The transcription factors ZEB, Twist1, Slug (Snail), the cytoskeleton Vimentin, the adhesion protein N-cadherin and the matrix substance fibronectin are commonly considered as mesenchymal markers. However, these markers are expressed and activated in migrating leucocytes as well. ZEB2 is upregulated in migratory dendritic cells as well as in monocytes and widely expressed among hematopoietic lineages [27, 28]. ZEB1mediates a diverse array of processes including mesoderm-derived cell differentiation, is activated in migrating dendritic cells and in tumor associated macrophages [29, 27]. N-cadherin plays a role in migrating dendritic cells [27]. Twist1 plays a decisive role in myeloid lineage development and cytokine expression by macrophages [30]. Migrating macrophages express Snail, and downregulation of Snail leads to impaired migration of macrophages [31]. The TGF-beta1-induced migration of activated macrophages is mediated by Snail [31]. The extracellular protein substance fibronectin adheres to integrin alphavbeta3 and alpha1beta3, which are expressed by macrophages/preosteoclasts [32]. Macrophage interaction with fibronectin is recognized as an important aspect of wound repair and activates macrophage migration [33]. The assumed mesenchymal markers of cancer cells could therefore also be myeloid markers, especially of dendritic cells, macrophages and preosteoclasts when they are migrating. The interpretation that cancer cells undergo EMT based on these markers alone could be premature or even a fallacy.

Common gene clusters between cancer cells and cells of the myeloid lineage

In a gene-profiling analysis of mouse mammary EpRas tumor cells and of 38 human breast cancer cell lines gene clusters of monocyte/macrophage were identified after activation by TFG-β1. In human breast cancer cell lines basal B cells and ER- and PR- negative cells displayed the highest activation of myeloid gene clusters [34]. Canine mammary cancer cell lines highly expressed genes of the myeloid lineage [35]. Transcriptome profiling of human prostate cancer cell lines indicated that they harbor a genetic signature of myeloid cells that is associated with the differentiation and maintenance of myeloid cells. However, their myeloid markers were only up-regulated in castration-resistant prostate cancer (CRPC) cells that showed inactivation of the classical AR pathway and were Enzalutamide resistant, i. e. the more malignant cancer cells. These cells upregulated the programmed death ligand 1(PD-L1) inhibiting anticancer immune response [36].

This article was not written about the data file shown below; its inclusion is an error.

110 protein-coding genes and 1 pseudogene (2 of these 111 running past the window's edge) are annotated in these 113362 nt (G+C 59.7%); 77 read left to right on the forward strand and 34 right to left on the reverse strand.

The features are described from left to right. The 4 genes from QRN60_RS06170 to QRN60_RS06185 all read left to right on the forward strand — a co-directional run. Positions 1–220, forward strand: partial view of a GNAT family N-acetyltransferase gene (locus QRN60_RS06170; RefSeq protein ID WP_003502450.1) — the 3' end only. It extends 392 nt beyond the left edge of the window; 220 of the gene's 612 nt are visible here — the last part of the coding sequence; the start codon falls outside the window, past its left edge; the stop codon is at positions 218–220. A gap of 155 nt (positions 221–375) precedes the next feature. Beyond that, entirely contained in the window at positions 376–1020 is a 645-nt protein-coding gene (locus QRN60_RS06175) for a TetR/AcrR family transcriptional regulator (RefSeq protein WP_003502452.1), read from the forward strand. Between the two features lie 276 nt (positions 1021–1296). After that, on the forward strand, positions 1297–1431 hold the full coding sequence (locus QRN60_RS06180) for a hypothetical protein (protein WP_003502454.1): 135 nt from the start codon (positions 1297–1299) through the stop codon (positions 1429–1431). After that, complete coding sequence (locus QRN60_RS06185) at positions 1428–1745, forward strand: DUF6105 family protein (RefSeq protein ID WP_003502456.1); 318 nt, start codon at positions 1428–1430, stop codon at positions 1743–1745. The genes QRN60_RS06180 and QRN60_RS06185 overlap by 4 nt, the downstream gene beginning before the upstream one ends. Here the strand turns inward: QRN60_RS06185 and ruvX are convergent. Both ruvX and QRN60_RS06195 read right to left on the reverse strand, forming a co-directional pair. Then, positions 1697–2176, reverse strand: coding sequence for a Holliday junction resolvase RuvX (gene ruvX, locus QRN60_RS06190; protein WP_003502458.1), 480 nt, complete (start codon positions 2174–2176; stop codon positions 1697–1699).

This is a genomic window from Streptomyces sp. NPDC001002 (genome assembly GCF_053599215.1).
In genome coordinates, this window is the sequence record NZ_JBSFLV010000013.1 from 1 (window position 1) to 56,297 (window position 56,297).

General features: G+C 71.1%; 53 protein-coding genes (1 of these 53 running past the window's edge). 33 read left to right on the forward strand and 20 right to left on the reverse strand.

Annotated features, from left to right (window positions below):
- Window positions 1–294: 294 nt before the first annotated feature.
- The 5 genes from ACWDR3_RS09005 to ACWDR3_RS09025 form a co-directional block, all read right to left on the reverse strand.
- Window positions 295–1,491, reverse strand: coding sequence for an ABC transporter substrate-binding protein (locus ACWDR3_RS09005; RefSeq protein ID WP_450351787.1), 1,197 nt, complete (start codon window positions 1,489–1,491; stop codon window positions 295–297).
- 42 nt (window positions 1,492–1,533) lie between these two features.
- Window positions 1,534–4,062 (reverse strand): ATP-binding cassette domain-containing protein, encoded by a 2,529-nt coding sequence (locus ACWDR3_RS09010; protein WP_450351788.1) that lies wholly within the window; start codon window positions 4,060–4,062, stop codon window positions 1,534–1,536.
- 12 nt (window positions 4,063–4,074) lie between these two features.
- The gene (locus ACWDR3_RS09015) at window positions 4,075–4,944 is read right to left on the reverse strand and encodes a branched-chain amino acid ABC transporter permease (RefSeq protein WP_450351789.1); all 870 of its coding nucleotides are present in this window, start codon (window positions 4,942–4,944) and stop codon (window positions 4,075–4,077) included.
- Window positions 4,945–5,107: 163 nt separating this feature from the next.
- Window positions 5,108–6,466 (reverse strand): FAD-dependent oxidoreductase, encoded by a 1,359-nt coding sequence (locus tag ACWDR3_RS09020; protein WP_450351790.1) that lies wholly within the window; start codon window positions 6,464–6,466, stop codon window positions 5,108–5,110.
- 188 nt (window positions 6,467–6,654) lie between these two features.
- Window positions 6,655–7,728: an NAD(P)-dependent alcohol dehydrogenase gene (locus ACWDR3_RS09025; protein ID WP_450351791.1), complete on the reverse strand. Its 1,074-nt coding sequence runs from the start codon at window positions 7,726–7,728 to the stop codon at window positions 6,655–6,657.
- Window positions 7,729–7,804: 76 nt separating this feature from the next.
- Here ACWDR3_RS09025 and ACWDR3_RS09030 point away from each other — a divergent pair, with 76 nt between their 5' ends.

Common role of IGF-1/II in cancer cell proliferation and myeloid cell activation

IGF-1 and 2 (Insulin like growth factor 1 and 2) play a key role in inflammatory processes, in bone remodeling as well as in cancer initiation and progression.

IGF-1 is implicated in the proliferation of many types of cancers such as pancreas, prostate, mammary, and colorectal carcinoma. Mouse models where circulating IGF-1 levels are reduced, while tissue expression of IGF-1 is normal, show lower risk for the development of colon and breast cancer and metastases when compared to control mice [37]. Patients with Laron syndrome (inactive GH receptor resulting in IGF-1 deficiency) seem to be protected from cancer [38, 39]. Upon withdrawal of IGF-1 from the medium the cancer cells revert to an epithelial morphology in in vitro tests. IGF-1 plays an important role in the transition of a sedentary cancer cell to a migratory one [40]. Some cancer cells may secrete IGF-1 or IGF-II acting as an autocrine factor for cancer cell growth [41].

Resident myeloid cells (tissue monocytes and macrophages) can be a prominent source of IGF-1 and IGF-II regulating inflammatory processes and promoting the growth of hematopoietic and other cells [42-44].

Common role of M-CSF (CSF-1)/CSF-1R in the biology of cancer and of myeloid cells